Rooted in China's Confucian heritage, that system is one that emphasizes "rote" learning, and employs teaching methods "steeped in theory rather than practice and application," he says. The result is graduates who may possess superior technical and English-language skills, but will take longer to acquire the business acumen needed to assume positions of leadership than their peers in other developed countries.
In addition, M.B.A. programs, which have surfaced in China only within the last five years or so, are still relatively few in number, and are turning out graduates "not up to the bar that multinationals demand" in terms of managerial ability--for many of the same reasons, Zheng says.
Another factor heating up the battle for talent among international companies in China, says Tan, is that competition isn't just coming from other multinationals. As local firms have grown and state-run companies have become privatized, he says, there has been a push among those organizations "to bring mainland Chinese [workers] back to mainland Chinese companies."
In light of continuing economic progress, local companies, Zheng says, are "now able to afford to pay comparable wages to top talent," and can offer the same salaries, benefits and development opportunities as their multinational competitors.
Countrywide, companies in China are paying workers 8 percent more than last year, and the average budget for salary increases ranged from 6.6 percent to nearly 9 percent in 2005, according to Hewitt's research.
Increasing salaries or offering signing bonuses, as some organizations in China do, Zheng says, are certainly ways to persuade employees to stay and grow with the firm. But, some companies have taken a different tack: offering continuing, long-term development opportunities as opposed to cash incentives.
Money is a motivating factor for employees everywhere, but workers in China, despite their newfound eagerness to move on, have shown an increasing desire to develop their skills as well, Zheng says. Nevertheless, according to Mercer's recent What's Working in China survey, only 40 percent of respondents said they believe their employers provide them with sufficient training and development opportunities.
From 2001 to 2005, Wang says, GE has seen revenue in China grow from $1 billion to $5 billion. Despite its success there, however, the company still sees "a significant imbalance of supply and demand for talent" in China, Wang says, compared to the United States and other developed markets. For GE, much like other companies in China, employee development is a necessity, she says.
An epicenter for encouraging such development within GE, Wang says, is its China Learning Center in PuDong, Shanghai. Under the direction of GE's chief learning officer, the center offers classroom facilities for up to 178 people as well as four classrooms designed for groups of up to 60 with 10 smaller training rooms available for "closer interaction and teamwork."
GE also offers different leadership-development programs for entry-level, middle and senior-level managers, and finds tasks for top performers that "stretch" their abilities, Wang says. Those projects may include expatriate assignments -- but only after carefully considering what duties and regions they are best-suited for.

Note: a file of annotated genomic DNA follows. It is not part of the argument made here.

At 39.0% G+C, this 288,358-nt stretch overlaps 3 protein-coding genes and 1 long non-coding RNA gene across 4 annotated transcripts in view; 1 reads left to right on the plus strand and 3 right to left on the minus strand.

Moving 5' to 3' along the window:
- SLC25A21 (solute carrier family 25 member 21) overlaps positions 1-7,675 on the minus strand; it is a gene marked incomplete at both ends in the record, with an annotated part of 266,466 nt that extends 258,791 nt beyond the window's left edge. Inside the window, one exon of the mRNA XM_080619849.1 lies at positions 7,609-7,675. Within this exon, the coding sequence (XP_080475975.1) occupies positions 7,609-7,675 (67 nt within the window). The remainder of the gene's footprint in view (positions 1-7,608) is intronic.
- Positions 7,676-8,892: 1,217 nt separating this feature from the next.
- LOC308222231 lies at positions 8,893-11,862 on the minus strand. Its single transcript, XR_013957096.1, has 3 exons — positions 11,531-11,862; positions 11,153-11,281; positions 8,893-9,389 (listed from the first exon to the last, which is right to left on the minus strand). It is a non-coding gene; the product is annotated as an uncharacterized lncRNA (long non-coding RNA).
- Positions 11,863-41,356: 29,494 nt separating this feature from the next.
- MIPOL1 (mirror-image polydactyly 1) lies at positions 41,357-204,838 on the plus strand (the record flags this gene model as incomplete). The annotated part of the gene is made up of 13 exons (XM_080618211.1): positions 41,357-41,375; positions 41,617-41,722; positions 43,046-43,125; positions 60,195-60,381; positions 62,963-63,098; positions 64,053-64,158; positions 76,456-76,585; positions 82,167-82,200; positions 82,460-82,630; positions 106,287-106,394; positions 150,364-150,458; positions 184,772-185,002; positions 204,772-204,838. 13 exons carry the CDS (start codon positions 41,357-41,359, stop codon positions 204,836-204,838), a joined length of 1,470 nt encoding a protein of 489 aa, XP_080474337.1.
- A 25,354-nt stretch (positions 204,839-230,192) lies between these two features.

Schaumburg, Ill.-based Motorola Inc., which opened an office in Beijing in 1987 and a Tianjin manufacturing plant in 1992, is also promoting a developmental and learning environment for its employees and potential leaders in China.
In the early '90s, the company established the Motorola University Program in Beijing to provide its Chinese employees with business school training.
Part of the curriculum is the China Accelerated Management Program, which includes classroom work, mentoring at the hands of expatriate coaches and shadowing opportunities.
Motorola University also offers programs for other companies in Asia, including its Business Development Institute, a tailored program focused on enhancing the ability to make sound financial decisions and focus on business issues; and the Leadership Effectiveness Accelerated Development program, designed to prepare first-level managers for higher managerial positions and help them master the skills necessary to function as new managers.
While some companies have taken definitive steps to develop their workforces for long-term success in China, others may have been "caught off-guard" by the current talent shortage, Wellins says.
In Zheng's estimation, the surprise element is not so surprising when you consider the country's industrial progression. The business landscape, he says, has become more complex in the last 15 to 20 years -- the period in which most major U.S. companies have set up shop in China. Initially, multinationals sought -- and found -- large numbers of people who were good at production and lower-level manufacturing jobs.
Today, multinational firms not only want to find a place to produce a cheap product, Zheng says, but want to find a market for their products and services in China or neighboring countries. Doing so requires finding managers who can handle many different types of customers, suppliers and employees; a difficult task in China, he says, given the lack of available leaders with an understanding of both the culture and the market.
And while the talent deficiency can be felt at all levels across most major industries in China, the dearth of leaders the country is currently producing is compounding the turnover problem, Wellins says.
One reason employees are headed for the door, he says, is that many leadership positions are, primarily out of necessity, being filled with managers who lack the requisite experience leading others.
"That creates less engagement among employees, and that problem is going to get worse," Wellins says, citing China's level of employee engagement as among the lowest globally.
"A lot of retention depends on leadership readiness," he says. "People don't leave a job, they leave a leader."